Next is the Champlain Mini Makerfaire, which I encouraged kids to attend last year on their own and a few did. Ms. Pierpont and I worked at the ticket booth as volunteers so that we could get a peek at a real, live makerfaire and quickly decided that everyone in the world needed to check it out. The event is September 26th and 27th at the Coach Barn at Shelburne Farms. Ms. Pierpont, Ms. Primo, and I are volunteering once again from 9:30am-12:30pm on Saturday. We will be joined by my friend Mrs. Zavadil, of BES's Team Zavadil, a 5th/6th class that the Gagner Gang communicates with often via Twitter (did you click the hashtag above) because our goal is to keep our two classes connected through making this year! I would love for as many kids and families as possible to meet me after my shift to poke around, make stuff, and get inspired. There is a cost to get into the event, but as I recall, it's pretty nominal when you wedge it up against the amount of quality time to be had.

Last (so far, at least) is that we study the Revolutionary War this year and a trip to Fort Ticonderoga would be a totally rad addition to the unit. Mr. Gagner and I went two years ago to scout it out and I decided then and there that every kid who learns about American history in some way needs to go there, if for nothing more than to run through the woods surrounding the fort and pretend to battle Red Coats. #bestdayever

So, I was thinking about a Saturday trip for whoever is game. We could load up the minivans (okay, and even my Audi... if your shoes are clean), drive over the bridge in West Addison, and make a cool day of it. Student admission for a self-guided field trip is $6 per student with one free teacher/parent chaperone for every five students. Additional chaperones are $13 each. I snagged a stack of 10% off coupons from a rest area when Mr. Gagner and I went out and about on one of our day trips last month, so maybe we could use those to defer a bit of the cost. The fort closes to the public on October 19th this year and I know we have weekend sports schedules to work around, but it would be a pretty sweet adventure. Fort Ti is a magical place for sure. What say you?

Let me know how you feel (see above re: frequent communication, paragraph 6, lines 7-9) about the excursion parts of the scheme as they are coming up first in the summer and fall and will require a little bit of logistical finagling. Thankfully, that's my specialty.

Act II: In which our heroes are bestowed a gift
Any solid team worth its weight needs a proper kit (noun definition #7 for those non-Anglophiles in the crowd) for public appearances and, if we're going to do all of this galavanting, then we need the world to know that we are a pack. I've been playing around with a tight design that incorporates all of our smarty-pants plans for the year that's no doubt going to get people talking. Right now, it's looking like $9 a shirt and I can pay for half of the total. Grown-ups are going to want one too, and the more we buy, the cheaper they will be.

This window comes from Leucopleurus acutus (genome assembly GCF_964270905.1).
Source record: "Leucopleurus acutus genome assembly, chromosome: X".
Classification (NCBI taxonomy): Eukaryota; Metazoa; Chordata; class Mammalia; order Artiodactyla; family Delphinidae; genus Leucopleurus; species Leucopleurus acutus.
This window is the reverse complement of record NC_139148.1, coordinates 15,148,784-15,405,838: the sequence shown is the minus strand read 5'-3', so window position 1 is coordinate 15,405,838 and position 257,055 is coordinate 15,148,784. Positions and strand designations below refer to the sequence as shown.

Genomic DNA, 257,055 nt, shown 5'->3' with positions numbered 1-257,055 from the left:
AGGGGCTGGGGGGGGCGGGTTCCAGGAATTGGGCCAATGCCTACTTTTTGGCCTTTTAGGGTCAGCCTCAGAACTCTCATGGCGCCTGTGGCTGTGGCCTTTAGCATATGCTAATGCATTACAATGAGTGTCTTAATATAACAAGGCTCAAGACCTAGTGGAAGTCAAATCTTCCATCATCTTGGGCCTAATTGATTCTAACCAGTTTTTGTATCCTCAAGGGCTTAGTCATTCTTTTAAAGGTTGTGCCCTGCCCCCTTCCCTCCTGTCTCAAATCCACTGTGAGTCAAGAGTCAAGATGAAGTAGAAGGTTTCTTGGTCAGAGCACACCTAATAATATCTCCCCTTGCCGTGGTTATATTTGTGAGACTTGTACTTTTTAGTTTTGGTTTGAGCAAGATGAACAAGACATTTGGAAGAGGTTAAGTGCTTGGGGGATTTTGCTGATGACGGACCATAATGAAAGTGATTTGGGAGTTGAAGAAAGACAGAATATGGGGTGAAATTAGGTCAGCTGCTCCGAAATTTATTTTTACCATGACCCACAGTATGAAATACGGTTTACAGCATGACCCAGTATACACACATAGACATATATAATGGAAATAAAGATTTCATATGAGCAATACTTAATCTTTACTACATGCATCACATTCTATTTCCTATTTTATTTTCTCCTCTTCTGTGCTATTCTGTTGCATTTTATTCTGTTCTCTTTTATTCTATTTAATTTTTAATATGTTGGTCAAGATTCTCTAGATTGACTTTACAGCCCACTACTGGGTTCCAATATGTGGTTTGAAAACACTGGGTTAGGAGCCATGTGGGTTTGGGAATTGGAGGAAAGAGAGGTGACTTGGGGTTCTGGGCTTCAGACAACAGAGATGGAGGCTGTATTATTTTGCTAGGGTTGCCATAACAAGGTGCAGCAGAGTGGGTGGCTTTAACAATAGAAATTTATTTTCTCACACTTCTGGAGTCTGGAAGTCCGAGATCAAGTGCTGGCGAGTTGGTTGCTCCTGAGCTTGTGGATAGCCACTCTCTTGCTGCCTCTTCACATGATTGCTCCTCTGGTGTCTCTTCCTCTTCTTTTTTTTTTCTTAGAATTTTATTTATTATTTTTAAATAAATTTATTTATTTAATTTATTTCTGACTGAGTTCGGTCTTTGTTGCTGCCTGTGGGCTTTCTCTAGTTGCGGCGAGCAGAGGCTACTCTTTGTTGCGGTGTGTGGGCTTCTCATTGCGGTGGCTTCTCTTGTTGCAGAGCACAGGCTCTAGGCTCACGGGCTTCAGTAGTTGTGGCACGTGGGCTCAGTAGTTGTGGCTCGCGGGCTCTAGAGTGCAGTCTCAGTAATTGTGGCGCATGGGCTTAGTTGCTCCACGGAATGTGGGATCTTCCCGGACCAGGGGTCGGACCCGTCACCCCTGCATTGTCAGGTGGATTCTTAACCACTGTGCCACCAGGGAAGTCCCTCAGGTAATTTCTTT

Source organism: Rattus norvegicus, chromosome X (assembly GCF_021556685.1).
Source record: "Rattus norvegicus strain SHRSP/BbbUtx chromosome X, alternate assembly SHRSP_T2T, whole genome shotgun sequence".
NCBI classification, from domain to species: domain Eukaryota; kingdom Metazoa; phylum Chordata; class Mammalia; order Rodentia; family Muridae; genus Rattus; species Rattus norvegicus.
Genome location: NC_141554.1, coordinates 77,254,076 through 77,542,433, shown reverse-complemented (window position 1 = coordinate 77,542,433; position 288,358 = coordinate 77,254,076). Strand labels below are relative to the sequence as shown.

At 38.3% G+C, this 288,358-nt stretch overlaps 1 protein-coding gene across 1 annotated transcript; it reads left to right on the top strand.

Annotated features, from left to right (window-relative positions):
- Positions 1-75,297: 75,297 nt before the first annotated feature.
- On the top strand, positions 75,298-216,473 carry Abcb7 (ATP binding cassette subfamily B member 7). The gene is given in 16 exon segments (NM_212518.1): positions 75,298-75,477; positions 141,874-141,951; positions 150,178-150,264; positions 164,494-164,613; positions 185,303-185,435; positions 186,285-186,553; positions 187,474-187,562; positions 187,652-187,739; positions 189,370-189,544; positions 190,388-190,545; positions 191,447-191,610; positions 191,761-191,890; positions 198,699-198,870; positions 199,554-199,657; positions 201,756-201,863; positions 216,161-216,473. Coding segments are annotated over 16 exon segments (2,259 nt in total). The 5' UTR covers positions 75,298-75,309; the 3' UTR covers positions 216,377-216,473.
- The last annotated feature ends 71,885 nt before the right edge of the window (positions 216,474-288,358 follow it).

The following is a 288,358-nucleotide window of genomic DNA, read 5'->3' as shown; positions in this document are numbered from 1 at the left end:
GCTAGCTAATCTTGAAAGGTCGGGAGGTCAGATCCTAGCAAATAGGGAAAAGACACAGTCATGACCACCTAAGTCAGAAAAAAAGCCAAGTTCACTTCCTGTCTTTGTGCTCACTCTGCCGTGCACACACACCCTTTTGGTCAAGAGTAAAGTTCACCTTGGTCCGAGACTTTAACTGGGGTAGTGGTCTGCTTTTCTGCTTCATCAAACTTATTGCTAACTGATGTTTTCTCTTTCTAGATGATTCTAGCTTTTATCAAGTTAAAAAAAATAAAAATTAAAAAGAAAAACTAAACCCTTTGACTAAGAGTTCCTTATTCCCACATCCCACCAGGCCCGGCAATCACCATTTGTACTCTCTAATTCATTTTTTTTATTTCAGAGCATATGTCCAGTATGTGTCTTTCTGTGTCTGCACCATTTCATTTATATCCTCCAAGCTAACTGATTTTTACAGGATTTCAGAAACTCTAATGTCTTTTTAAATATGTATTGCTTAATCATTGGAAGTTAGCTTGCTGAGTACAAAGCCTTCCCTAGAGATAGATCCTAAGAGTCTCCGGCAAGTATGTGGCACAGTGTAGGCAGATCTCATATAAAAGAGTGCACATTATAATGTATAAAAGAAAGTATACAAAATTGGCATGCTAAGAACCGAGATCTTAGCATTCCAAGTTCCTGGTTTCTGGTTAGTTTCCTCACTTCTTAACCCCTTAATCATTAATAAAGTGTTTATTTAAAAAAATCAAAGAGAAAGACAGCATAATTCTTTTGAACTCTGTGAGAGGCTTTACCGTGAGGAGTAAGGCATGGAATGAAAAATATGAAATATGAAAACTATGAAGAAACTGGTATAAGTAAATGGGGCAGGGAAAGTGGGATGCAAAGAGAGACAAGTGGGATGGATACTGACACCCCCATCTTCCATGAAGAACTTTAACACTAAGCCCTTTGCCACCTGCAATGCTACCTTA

The design is killer and, if you don't already know the reference, once you Google it, you're going to see how flipping perfect it is for us this year (and, one could argue, always).

Act III: In which our heroes read, read, read!
On June 15th, I issued a summer reading challenge that would help students participate in the Russell Memorial Library summer reading program to get a free book next June and also potentially help them lighten their reading homework load for the coming year. (Though really, who wants to not read every night? I still haven't found anyone...) I have also set up a Goodreads account for the class and a goal to read 100 books by end of year as a community. I totally think we can nail that goal and will be looking for those summer reading logs to add to our Goodreads page. Students will also get access to our class Goodreads account so that they can post books they read as they finish. We will count our read aloud selections along with the total. If this year's class is like last year's class, I suspect we will get to 100 books by around the second week in October.

Act IV: In which our heroes Dumpster dive (well, not really)
As I mentioned in Act I, my hope is to use making and our makerspace to keep inspired fires burning for kids all year. Last year, I scoured recycle bins and salvage yards looking for goodies for students to craft with, take apart and use as weapons of mass creation. In doing this, I realized that just because I think those bags that onions come in are cool, it doesn't mean that everyone else does too. This year, I am asking students to curate their own maker stashes by collecting things from around their rooms, homes, parents' work, yard, farm, garden, etc., etc. Please save cool stuff you find and think about how you can use it for our makerspace challenges, Genius Hour activities, and the ways that we will integrate making across the content areas. That tofu container and that cracker box are totally a future Conestoga wagon powered by a balloon motor. See? Now you're getting it.

Epilogue
I'm going to let that be it for a while now. Though, as soon as I hit "publish" I always start a new file for the next missive. In August, I will be peeling back the curtain to the chocolate factory and letting everyone in on curriculum, scheduling, and other assorted standards-based plans laced with assorted treats, trickery, and cerebral swashbuckling. For now, I bet you'd really like to just let your brain take a nap.